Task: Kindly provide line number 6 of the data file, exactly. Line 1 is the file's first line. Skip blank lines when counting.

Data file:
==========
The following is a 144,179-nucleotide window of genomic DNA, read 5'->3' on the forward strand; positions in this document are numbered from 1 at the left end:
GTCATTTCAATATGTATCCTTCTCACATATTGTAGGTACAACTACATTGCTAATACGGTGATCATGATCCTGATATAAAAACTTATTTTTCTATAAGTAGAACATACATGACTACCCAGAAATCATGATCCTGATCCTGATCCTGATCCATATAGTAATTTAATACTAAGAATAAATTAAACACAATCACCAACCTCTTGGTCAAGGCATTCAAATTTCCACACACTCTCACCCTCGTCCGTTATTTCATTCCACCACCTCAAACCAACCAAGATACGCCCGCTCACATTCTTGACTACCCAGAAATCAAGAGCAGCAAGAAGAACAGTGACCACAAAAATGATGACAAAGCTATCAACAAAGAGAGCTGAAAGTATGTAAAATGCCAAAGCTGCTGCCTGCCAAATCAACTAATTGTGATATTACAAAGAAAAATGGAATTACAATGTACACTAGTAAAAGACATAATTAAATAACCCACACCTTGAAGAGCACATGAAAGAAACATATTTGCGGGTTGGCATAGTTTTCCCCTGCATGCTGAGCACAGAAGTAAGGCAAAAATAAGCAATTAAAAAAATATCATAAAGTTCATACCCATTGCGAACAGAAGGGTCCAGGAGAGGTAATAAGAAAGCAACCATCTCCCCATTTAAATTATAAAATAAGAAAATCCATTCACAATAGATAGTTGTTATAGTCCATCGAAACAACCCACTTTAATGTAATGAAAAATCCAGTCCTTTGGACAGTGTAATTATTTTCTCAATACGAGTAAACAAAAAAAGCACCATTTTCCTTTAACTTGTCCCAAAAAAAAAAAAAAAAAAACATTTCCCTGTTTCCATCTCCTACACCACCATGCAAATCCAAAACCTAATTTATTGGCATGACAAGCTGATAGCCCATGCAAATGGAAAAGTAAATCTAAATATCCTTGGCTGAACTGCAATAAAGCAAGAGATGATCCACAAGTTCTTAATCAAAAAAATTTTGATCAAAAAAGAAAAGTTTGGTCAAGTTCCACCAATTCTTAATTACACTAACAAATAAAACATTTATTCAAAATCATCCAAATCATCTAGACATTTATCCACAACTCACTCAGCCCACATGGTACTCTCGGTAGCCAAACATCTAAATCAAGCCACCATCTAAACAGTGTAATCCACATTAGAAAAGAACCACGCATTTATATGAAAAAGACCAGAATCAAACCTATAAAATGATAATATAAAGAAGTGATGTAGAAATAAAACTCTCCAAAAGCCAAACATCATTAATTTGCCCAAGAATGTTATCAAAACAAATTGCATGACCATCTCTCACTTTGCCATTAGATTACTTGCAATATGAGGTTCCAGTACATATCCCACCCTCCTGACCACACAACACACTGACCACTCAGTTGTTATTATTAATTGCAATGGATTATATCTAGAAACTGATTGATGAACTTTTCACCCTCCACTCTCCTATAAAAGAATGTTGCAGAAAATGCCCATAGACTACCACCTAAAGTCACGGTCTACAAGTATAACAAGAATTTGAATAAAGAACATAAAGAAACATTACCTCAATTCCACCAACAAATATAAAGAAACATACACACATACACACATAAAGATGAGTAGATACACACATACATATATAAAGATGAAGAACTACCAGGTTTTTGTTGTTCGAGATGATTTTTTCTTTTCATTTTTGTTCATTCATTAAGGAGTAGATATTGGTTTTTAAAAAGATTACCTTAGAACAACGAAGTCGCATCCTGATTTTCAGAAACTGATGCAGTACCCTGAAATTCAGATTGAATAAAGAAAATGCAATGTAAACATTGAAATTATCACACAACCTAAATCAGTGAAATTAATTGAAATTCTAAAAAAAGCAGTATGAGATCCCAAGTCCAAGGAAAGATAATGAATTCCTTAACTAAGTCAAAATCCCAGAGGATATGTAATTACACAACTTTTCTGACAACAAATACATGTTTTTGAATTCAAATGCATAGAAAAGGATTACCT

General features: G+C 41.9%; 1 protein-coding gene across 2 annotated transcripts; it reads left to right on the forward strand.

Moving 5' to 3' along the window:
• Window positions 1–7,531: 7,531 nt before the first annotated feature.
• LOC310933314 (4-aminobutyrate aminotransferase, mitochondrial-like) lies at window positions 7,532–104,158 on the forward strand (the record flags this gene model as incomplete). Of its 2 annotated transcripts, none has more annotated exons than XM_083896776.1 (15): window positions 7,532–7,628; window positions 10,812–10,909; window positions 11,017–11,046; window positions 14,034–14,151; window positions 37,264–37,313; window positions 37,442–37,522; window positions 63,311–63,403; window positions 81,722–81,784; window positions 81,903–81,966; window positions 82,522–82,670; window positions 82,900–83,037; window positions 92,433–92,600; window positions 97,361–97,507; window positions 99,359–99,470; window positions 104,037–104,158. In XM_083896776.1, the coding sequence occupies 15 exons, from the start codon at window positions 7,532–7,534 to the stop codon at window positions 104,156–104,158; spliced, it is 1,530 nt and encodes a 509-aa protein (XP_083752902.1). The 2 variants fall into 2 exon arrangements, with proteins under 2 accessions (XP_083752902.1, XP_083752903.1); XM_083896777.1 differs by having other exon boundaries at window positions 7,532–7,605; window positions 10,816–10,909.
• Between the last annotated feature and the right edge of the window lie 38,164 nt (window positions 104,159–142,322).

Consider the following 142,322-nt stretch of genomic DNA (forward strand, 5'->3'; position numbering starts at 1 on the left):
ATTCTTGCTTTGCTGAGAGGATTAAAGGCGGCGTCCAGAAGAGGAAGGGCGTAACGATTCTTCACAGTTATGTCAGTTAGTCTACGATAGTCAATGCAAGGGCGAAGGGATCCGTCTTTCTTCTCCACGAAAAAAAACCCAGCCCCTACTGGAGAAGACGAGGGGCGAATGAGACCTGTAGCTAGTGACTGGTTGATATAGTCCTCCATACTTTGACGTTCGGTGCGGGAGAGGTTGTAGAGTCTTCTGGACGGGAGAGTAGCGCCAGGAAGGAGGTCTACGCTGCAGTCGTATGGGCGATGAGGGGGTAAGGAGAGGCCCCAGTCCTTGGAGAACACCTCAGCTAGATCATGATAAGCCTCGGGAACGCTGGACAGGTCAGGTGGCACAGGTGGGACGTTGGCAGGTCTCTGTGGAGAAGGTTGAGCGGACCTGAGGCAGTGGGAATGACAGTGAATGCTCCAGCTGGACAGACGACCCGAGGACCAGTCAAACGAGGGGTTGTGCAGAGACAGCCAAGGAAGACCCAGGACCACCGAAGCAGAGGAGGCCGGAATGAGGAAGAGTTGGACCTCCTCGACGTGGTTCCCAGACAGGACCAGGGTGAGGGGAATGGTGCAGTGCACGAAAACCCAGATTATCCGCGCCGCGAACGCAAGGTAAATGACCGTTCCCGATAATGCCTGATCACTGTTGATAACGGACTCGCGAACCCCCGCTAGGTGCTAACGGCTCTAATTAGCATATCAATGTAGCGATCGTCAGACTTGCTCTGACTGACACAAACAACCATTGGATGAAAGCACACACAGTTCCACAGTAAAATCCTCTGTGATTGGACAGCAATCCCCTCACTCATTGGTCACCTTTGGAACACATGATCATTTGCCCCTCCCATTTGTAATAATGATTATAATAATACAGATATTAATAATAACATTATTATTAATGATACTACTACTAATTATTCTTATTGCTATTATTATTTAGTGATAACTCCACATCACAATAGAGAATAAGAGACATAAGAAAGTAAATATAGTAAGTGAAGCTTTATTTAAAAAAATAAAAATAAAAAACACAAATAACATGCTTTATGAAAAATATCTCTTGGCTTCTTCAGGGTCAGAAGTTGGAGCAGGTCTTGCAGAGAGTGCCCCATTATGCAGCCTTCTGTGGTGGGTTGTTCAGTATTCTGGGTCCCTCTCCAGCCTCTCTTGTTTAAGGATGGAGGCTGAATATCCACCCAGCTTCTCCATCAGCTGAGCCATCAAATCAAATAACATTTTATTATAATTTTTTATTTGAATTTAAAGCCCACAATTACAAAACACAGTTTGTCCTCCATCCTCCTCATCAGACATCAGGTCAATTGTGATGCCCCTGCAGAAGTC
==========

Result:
• LOC310933314 (4-aminobutyrate aminotransferase, mitochondrial-like) lies at window positions 7,532–104,158 on the forward strand (the record flags this gene model as incomplete). Of its 2 annotated transcripts, none has more annotated exons than XM_083896776.1 (15): window positions 7,532–7,628; window positions 10,812–10,909; window positions 11,017–11,046; window positions 14,034–14,151; window positions 37,264–37,313; window positions 37,442–37,522; window positions 63,311–63,403; window positions 81,722–81,784; window positions 81,903–81,966; window positions 82,522–82,670; window positions 82,900–83,037; window positions 92,433–92,600; window positions 97,361–97,507; window positions 99,359–99,470; window positions 104,037–104,158. In XM_083896776.1, the coding sequence occupies 15 exons, from the start codon at window positions 7,532–7,534 to the stop codon at window positions 104,156–104,158; spliced, it is 1,530 nt and encodes a 509-aa protein (XP_083752902.1). The 2 variants fall into 2 exon arrangements, with proteins under 2 accessions (XP_083752902.1, XP_083752903.1); XM_083896777.1 differs by having other exon boundaries at window positions 7,532–7,605; window positions 10,816–10,909.